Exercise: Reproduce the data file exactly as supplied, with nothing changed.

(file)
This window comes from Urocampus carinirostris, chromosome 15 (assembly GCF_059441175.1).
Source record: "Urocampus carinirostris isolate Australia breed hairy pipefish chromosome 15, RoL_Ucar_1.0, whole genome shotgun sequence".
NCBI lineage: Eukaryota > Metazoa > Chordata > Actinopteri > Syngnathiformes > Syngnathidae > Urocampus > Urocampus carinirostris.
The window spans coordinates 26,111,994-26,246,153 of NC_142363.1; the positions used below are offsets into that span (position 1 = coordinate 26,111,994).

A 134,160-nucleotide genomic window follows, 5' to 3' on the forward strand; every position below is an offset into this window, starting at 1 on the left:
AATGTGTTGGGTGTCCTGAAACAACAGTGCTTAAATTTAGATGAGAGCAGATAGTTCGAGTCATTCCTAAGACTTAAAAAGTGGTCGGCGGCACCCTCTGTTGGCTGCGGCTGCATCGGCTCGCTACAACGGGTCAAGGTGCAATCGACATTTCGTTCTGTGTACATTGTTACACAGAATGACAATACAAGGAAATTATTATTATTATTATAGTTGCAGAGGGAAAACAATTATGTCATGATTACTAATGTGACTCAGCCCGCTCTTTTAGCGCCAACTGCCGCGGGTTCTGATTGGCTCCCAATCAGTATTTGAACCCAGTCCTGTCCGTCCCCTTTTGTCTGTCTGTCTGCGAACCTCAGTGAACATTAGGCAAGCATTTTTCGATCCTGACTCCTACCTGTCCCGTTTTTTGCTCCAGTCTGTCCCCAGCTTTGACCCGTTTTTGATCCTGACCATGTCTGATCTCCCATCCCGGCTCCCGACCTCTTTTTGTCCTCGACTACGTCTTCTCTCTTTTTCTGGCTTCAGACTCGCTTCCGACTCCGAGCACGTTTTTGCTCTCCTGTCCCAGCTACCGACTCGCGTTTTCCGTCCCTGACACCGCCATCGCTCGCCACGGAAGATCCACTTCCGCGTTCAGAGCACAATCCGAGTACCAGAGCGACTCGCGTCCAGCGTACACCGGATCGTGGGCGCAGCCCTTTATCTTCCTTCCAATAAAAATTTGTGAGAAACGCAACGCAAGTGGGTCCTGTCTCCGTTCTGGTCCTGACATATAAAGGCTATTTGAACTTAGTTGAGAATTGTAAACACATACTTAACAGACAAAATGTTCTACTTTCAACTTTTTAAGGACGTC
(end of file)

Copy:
This window comes from Urocampus carinirostris, chromosome 15 (assembly GCF_059441175.1).
Source record: "Urocampus carinirostris isolate Australia breed hairy pipefish chromosome 15, RoL_Ucar_1.0, whole genome shotgun sequence".
NCBI lineage: Eukaryota > Metazoa > Chordata > Actinopteri > Syngnathiformes > Syngnathidae > Urocampus > Urocampus carinirostris.
The window spans coordinates 26,111,994-26,246,153 of NC_142363.1; the positions used below are offsets into that span (position 1 = coordinate 26,111,994).

A 134,160-nucleotide genomic window follows, 5' to 3' on the forward strand; every position below is an offset into this window, starting at 1 on the left:
AATGTGTTGGGTGTCCTGAAACAACAGTGCTTAAATTTAGATGAGAGCAGATAGTTCGAGTCATTCCTAAGACTTAAAAAGTGGTCGGCGGCACCCTCTGTTGGCTGCGGCTGCATCGGCTCGCTACAACGGGTCAAGGTGCAATCGACATTTCGTTCTGTGTACATTGTTACACAGAATGACAATACAAGGAAATTATTATTATTATTATAGTTGCAGAGGGAAAACAATTATGTCATGATTACTAATGTGACTCAGCCCGCTCTTTTAGCGCCAACTGCCGCGGGTTCTGATTGGCTCCCAATCAGTATTTGAACCCAGTCCTGTCCGTCCCCTTTTGTCTGTCTGTCTGCGAACCTCAGTGAACATTAGGCAAGCATTTTTCGATCCTGACTCCTACCTGTCCCGTTTTTTGCTCCAGTCTGTCCCCAGCTTTGACCCGTTTTTGATCCTGACCATGTCTGATCTCCCATCCCGGCTCCCGACCTCTTTTTGTCCTCGACTACGTCTTCTCTCTTTTTCTGGCTTCAGACTCGCTTCCGACTCCGAGCACGTTTTTGCTCTCCTGTCCCAGCTACCGACTCGCGTTTTCCGTCCCTGACACCGCCATCGCTCGCCACGGAAGATCCACTTCCGCGTTCAGAGCACAATCCGAGTACCAGAGCGACTCGCGTCCAGCGTACACCGGATCGTGGGCGCAGCCCTTTATCTTCCTTCCAATAAAAATTTGTGAGAAACGCAACGCAAGTGGGTCCTGTCTCCGTTCTGGTCCTGACATATAAAGGCTATTTGAACTTAGTTGAGAATTGTAAACACATACTTAACAGACAAAATGTTCTACTTTCAACTTTTTAAGGACGTC